are you an LLP member?

would you ever consider incorporating and being a member through a company? (in your professional LLP I mean)

if no, why no?

if durr yes ok thanks

nobody???

kudos tbh there is nothing sadder than wasting your youth on the law

I wouldn't want to use a limited company.

LLPs are tax transparent. Ltds aren't. So, if the company makes a profit, it has to pay Corporation Tax and thereafter can distribute the net amount to it's shareholders.

LLP profits are distributed gross.

I may need to get a life...

Why would you bother? To the extent you want you could be a member personally (fnar) and also incorporate and have a company in there and then choose what to do with your profits. Dunno, while since i had to do this sort of stuff. 

I doubt I will ever personally be an Llp member. 

thanks for your thoughts, jorrocks

would you ever incorporate to avoid a tax charge on your pension? I think this is a fool's errand for a lot of reasons (not least that I am not sure it works)

wait sorry Iw as unclear

the LLP will still exist

but the LLP individual member will become a corporate member

I don't think the mixed partnership rules will apply because the individual will receive exactly the same profit distribution as before

The Equity at a previous LLP shop all had limited companies registered at companies house to hold their membership  . Interestingly, all the salaried partners were on companies house in their own name.

 

I moved in order to become a partner.....

that is interesting, asti

so they obviously found incorporation worthwhile (and I suppose it probably limits liability although I never understand the bounds of that in a law firm context)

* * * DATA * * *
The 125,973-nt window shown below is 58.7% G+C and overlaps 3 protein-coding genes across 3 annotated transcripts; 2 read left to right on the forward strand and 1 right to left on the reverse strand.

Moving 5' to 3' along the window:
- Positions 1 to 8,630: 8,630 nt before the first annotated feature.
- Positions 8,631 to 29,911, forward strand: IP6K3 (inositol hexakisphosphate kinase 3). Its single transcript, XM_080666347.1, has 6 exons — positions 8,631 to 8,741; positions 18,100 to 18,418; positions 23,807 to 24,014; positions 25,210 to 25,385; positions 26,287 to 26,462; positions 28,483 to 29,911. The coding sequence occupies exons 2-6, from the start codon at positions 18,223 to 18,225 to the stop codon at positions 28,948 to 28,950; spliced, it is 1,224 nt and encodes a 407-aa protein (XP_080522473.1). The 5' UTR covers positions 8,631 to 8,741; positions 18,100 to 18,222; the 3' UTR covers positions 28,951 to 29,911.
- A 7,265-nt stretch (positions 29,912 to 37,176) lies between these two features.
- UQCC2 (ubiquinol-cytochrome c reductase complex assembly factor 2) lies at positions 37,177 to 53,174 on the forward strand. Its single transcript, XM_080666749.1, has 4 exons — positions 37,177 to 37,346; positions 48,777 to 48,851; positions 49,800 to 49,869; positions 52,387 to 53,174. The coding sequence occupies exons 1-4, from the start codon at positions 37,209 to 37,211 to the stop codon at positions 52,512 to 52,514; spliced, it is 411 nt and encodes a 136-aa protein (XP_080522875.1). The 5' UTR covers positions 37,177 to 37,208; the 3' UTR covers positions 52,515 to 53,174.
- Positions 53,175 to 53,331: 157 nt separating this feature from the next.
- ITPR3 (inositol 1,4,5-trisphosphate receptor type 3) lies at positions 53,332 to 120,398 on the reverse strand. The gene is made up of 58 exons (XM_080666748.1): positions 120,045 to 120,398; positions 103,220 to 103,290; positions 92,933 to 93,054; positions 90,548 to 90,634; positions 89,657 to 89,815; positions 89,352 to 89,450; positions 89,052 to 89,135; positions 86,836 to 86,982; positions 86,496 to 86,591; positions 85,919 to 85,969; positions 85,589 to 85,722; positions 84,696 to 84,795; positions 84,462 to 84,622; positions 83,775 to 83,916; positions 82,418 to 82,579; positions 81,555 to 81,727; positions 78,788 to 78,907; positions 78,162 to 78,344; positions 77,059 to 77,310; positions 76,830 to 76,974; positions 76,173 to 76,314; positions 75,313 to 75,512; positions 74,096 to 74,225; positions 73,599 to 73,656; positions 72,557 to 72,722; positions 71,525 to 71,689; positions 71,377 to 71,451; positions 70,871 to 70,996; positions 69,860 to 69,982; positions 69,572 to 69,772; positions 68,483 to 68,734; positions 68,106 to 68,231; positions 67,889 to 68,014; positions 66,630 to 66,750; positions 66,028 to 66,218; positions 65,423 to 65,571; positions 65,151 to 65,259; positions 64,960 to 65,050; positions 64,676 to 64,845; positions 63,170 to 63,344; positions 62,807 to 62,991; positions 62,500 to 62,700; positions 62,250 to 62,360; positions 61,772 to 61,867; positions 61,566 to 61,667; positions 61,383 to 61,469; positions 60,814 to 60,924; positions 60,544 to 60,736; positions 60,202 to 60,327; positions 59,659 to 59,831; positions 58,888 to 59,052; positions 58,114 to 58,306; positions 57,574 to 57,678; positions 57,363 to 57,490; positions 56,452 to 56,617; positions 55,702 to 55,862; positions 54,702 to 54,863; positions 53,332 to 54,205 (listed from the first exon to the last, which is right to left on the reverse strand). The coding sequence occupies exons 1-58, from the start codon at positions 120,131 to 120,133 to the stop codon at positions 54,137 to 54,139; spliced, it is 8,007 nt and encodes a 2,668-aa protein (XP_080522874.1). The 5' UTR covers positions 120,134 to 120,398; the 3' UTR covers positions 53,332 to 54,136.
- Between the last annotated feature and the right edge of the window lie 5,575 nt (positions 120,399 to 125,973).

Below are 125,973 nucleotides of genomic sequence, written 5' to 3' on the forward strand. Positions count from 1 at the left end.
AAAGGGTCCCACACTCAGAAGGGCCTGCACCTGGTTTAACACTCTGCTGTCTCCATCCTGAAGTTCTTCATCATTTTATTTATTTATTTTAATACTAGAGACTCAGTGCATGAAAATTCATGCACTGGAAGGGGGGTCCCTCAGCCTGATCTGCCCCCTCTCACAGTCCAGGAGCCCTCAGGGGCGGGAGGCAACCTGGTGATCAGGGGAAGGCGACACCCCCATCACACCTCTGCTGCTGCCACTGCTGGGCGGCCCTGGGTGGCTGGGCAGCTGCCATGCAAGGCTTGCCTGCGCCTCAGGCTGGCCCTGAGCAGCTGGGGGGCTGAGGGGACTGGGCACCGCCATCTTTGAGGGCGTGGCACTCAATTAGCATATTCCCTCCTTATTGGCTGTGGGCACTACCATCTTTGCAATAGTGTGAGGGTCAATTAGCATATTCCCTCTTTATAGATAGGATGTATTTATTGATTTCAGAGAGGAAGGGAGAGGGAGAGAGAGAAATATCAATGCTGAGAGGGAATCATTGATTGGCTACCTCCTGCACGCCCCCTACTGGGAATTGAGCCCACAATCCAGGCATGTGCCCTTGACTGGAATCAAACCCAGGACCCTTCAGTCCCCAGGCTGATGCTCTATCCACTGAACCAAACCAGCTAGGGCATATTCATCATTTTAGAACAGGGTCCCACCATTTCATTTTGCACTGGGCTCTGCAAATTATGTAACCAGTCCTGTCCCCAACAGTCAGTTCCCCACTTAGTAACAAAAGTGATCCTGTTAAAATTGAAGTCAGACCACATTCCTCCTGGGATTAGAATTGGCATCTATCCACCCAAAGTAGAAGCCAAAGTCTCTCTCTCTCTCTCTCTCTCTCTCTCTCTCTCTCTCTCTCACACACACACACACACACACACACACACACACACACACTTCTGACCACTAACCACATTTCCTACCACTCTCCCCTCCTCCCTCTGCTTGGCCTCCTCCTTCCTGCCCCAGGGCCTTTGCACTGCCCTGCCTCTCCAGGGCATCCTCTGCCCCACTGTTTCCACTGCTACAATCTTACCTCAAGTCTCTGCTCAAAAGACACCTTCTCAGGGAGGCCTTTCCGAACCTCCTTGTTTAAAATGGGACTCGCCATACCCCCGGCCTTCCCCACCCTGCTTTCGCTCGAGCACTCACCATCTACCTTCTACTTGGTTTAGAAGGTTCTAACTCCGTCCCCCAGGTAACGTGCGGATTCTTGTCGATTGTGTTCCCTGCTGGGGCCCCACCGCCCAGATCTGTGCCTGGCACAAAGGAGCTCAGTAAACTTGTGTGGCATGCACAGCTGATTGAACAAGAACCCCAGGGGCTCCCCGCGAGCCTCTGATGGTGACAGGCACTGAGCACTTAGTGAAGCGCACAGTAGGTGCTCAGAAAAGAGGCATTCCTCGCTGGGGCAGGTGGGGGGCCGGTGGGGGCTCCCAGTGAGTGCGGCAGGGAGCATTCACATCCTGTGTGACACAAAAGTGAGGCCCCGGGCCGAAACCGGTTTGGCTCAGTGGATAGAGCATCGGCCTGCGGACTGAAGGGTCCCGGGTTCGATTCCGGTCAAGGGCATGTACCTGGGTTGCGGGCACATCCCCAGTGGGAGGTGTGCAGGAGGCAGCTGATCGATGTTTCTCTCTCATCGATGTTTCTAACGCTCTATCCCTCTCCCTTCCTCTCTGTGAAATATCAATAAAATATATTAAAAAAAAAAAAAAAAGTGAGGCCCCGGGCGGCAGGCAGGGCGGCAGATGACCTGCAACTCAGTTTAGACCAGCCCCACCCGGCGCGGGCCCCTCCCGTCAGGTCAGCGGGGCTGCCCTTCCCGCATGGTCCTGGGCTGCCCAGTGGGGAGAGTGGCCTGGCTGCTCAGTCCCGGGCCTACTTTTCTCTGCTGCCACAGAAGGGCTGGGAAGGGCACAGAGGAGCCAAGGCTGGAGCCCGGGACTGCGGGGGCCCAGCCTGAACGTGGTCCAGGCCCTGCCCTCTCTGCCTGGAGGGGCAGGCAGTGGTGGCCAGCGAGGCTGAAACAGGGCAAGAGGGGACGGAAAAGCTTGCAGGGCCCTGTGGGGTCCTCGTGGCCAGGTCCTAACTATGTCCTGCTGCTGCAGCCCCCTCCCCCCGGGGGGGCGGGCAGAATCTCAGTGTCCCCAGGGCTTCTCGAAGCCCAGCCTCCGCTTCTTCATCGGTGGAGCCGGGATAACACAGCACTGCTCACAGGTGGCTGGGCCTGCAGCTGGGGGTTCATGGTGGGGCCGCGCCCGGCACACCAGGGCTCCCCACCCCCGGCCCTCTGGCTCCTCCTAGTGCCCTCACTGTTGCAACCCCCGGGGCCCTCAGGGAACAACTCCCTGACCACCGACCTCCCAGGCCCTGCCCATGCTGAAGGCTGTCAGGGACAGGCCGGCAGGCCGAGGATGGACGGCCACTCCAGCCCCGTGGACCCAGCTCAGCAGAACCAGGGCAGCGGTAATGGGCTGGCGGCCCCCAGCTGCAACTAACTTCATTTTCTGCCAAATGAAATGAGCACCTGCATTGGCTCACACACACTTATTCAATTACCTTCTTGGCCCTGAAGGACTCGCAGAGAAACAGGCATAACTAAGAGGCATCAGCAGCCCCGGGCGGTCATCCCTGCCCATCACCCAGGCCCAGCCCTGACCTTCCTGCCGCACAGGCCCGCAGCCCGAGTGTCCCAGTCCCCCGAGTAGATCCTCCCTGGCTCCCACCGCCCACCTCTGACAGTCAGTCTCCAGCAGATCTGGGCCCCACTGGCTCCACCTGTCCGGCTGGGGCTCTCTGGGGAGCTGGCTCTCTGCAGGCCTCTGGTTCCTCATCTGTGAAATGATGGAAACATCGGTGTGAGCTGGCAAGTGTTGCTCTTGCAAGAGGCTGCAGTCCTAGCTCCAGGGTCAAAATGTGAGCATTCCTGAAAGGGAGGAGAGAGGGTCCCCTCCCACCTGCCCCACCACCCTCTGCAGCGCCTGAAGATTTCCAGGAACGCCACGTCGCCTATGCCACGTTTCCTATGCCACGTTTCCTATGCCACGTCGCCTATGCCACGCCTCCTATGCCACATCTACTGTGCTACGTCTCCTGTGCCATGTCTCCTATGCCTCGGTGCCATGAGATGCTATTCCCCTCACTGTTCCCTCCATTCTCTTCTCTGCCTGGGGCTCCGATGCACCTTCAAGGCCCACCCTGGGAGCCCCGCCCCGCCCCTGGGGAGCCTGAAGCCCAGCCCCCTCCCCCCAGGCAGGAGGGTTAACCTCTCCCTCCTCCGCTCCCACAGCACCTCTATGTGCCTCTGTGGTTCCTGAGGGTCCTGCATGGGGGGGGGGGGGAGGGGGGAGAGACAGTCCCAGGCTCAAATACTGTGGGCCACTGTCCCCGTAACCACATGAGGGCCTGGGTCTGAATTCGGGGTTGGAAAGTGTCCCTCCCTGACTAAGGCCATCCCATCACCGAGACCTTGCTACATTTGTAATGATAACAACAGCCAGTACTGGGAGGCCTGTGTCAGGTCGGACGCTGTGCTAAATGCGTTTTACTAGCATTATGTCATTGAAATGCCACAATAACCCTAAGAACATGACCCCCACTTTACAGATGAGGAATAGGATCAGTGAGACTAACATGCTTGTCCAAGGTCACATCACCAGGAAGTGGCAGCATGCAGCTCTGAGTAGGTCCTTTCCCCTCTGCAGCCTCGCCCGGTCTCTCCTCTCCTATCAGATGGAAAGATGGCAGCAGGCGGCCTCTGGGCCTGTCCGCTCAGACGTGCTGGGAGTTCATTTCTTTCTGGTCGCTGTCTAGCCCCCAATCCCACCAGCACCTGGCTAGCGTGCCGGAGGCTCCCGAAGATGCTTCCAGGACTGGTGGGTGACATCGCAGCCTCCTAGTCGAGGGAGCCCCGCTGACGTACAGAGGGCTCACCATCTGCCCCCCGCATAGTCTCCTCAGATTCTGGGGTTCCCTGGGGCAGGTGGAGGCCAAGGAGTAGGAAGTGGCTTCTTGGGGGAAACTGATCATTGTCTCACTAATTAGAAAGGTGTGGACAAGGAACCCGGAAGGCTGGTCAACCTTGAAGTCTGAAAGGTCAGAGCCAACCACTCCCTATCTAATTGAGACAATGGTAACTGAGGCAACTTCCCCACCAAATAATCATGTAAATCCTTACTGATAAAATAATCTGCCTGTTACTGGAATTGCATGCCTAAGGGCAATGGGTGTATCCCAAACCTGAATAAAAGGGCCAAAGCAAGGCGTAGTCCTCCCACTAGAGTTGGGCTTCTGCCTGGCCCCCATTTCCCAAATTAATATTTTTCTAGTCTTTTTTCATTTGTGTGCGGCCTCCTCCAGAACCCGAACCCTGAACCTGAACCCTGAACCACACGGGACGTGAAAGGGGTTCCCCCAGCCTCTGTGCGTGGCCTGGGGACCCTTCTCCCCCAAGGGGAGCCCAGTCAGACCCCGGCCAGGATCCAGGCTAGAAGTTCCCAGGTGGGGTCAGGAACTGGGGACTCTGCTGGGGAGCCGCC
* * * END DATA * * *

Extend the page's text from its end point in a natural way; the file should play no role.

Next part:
You have limited liability as an LLP member, you don’t need the extra layer of a company, dunno about asti’s old shop, but presumably this was to do with tax planning. 

I also don’t know what you mean when you say “pensions charge”. 

I don’t know much tbf

Is this not like the suicide by cop mentioned on the thread about EISs? I thought that incorporating yourself to do, as a company, exactly the same thing you were already doing as a human, automatically made a machine go 'ping' in HMRC and made them come after you?

Soz also to add if you’re taking about the individual member resigning and being replaced by a corporate member do you not end up with a massive tax charge on the capital? Depending on the capital split in the llp agreement I guess

if you have more than a certain amount in your pension you have to pay a tax charge, which represents a clawback of the tax relief given when you put the money in

I feel somewhat cry me a river about that but it can create a cashflow problem (and if you are on a defined benefit pension scheme you could be earning a relatively low sum when you are caught by it)

so, the idea is that your profits are paid into your company and obviously then you have to decide how to distribute the profits

there is also something about paying profits into a bare trust but I don;t understand how this would avoid an income tax charge - maybe making the trust a shareholder or sthg?

I don't think there's any capital in the LLP (it is a professional partnership and I don't think they own anything, they just rove)

You have to put a certain amount of capital in after changes a few years back.

I don't think so? This isn't a legal LLP if that makes a difference.

Right ok I get that now. 

I did do some LLP stuff for a time a while back but I’m rusty and we always left the tax planning to the accountants, and it was vaguely specialist stuff. 

In the situation you describe (and we typically dealt with fairly small partnerships) the usual approach would be to be a member personally to take advantage of any and all personal reliefs and also to control a company which was also a member to pay any additional profits to. You then treat that as you would any corporate revenue, there would be no llp specific way of treating it.